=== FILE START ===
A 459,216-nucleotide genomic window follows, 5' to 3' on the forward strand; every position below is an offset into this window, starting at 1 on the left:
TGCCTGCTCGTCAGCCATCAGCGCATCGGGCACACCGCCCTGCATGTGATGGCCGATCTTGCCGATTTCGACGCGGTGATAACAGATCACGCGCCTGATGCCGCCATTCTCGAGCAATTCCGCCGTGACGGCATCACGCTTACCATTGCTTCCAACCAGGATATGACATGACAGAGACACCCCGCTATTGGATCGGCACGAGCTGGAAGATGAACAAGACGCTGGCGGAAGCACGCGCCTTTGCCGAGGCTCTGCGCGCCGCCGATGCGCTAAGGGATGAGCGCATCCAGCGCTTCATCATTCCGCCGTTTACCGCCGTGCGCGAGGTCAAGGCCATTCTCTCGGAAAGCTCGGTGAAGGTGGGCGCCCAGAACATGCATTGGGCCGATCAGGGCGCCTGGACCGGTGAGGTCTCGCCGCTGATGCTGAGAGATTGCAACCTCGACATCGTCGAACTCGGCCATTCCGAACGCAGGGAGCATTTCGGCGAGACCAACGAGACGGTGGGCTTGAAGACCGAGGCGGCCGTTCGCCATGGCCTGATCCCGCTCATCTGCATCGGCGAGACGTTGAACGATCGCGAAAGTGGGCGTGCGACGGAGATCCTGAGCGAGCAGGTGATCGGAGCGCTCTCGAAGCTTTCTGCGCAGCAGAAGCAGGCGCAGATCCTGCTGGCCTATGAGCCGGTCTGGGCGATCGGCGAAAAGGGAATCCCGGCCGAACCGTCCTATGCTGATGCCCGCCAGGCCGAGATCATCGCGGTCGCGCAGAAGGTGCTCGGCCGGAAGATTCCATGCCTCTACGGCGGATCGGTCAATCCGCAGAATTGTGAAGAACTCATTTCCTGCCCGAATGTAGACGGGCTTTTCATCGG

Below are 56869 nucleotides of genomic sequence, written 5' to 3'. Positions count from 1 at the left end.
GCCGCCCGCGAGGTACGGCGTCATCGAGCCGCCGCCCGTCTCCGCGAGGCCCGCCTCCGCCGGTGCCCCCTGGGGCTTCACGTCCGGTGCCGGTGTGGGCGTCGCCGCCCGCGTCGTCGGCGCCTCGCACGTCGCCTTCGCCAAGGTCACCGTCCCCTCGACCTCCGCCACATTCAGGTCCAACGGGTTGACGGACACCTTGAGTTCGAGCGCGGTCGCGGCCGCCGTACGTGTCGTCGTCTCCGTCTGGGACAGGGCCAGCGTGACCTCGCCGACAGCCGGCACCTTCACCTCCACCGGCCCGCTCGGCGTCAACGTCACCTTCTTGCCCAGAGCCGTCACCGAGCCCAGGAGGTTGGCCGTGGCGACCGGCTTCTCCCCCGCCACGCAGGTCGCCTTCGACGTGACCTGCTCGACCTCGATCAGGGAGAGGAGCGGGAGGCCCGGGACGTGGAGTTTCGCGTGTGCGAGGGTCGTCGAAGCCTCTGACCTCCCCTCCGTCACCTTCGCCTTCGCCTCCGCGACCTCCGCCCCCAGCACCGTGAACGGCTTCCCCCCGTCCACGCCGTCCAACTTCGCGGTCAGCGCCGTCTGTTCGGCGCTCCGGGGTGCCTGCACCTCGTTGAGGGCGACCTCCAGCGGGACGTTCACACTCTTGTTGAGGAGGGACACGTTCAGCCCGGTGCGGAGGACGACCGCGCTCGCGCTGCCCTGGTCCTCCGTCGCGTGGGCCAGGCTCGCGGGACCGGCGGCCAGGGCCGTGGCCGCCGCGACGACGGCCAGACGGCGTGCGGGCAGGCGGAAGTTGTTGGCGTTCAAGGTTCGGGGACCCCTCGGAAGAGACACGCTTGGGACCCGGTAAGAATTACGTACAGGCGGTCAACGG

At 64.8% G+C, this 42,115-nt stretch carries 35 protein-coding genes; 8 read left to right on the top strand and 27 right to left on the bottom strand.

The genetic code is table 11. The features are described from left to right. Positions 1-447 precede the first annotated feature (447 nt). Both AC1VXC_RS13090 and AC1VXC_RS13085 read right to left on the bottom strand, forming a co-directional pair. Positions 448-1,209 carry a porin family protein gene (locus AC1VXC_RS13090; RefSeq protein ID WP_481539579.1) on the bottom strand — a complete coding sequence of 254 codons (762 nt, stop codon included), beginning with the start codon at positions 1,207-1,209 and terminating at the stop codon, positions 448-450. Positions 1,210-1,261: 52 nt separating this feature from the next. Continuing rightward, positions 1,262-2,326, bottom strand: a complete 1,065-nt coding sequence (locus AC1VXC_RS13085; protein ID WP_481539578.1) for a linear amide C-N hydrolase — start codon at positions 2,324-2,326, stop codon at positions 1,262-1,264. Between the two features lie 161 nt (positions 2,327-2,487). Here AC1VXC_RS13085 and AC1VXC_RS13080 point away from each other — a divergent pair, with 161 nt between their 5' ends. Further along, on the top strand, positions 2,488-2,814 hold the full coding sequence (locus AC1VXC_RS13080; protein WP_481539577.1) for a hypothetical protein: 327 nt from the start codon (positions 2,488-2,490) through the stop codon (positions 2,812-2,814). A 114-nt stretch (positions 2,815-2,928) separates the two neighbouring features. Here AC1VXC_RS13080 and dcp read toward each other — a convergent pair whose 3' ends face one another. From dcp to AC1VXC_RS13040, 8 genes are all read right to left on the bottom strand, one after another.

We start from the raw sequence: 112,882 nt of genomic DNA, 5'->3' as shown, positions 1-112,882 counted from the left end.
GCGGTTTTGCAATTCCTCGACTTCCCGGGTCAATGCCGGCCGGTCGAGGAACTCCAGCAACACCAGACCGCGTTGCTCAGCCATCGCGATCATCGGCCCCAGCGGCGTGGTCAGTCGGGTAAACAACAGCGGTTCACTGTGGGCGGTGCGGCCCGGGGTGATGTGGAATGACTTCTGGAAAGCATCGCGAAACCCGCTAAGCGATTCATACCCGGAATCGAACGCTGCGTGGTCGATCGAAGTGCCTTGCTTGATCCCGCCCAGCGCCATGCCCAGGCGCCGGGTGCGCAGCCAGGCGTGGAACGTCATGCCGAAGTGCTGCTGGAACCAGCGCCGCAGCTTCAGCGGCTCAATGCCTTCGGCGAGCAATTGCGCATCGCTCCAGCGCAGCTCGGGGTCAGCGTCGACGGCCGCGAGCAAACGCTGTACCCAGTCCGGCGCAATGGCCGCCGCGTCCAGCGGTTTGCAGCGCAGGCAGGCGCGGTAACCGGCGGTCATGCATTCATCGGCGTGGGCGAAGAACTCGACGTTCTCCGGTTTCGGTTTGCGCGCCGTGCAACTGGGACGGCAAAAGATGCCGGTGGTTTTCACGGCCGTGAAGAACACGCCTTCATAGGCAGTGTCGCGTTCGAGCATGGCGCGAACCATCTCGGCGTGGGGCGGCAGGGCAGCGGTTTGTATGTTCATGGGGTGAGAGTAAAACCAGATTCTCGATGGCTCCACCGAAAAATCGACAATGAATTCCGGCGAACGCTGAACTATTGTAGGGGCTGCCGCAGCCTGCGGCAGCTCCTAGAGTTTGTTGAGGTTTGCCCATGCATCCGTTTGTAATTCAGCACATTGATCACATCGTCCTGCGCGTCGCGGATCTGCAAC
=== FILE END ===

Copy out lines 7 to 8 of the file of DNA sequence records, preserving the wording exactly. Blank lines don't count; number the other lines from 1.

We start from the raw sequence: 112,882 nt of genomic DNA, 5'->3' as shown, positions 1-112,882 counted from the left end.
GCGGTTTTGCAATTCCTCGACTTCCCGGGTCAATGCCGGCCGGTCGAGGAACTCCAGCAACACCAGACCGCGTTGCTCAGCCATCGCGATCATCGGCCCCAGCGGCGTGGTCAGTCGGGTAAACAACAGCGGTTCACTGTGGGCGGTGCGGCCCGGGGTGATGTGGAATGACTTCTGGAAAGCATCGCGAAACCCGCTAAGCGATTCATACCCGGAATCGAACGCTGCGTGGTCGATCGAAGTGCCTTGCTTGATCCCGCCCAGCGCCATGCCCAGGCGCCGGGTGCGCAGCCAGGCGTGGAACGTCATGCCGAAGTGCTGCTGGAACCAGCGCCGCAGCTTCAGCGGCTCAATGCCTTCGGCGAGCAATTGCGCATCGCTCCAGCGCAGCTCGGGGTCAGCGTCGACGGCCGCGAGCAAACGCTGTACCCAGTCCGGCGCAATGGCCGCCGCGTCCAGCGGTTTGCAGCGCAGGCAGGCGCGGTAACCGGCGGTCATGCATTCATCGGCGTGGGCGAAGAACTCGACGTTCTCCGGTTTCGGTTTGCGCGCCGTGCAACTGGGACGGCAAAAGATGCCGGTGGTTTTCACGGCCGTGAAGAACACGCCTTCATAGGCAGTGTCGCGTTCGAGCATGGCGCGAACCATCTCGGCGTGGGGCGGCAGGGCAGCGGTTTGTATGTTCATGGGGTGAGAGTAAAACCAGATTCTCGATGGCTCCACCGAAAAATCGACAATGAATTCCGGCGAACGCTGAACTATTGTAGGGGCTGCCGCAGCCTGCGGCAGCTCCTAGAGTTTGTTGAGGTTTGCCCATGCATCCGTTTGTAATTCAGCACATTGATCACATCGTCCTGCGCGTCGCGGATCTGCAAC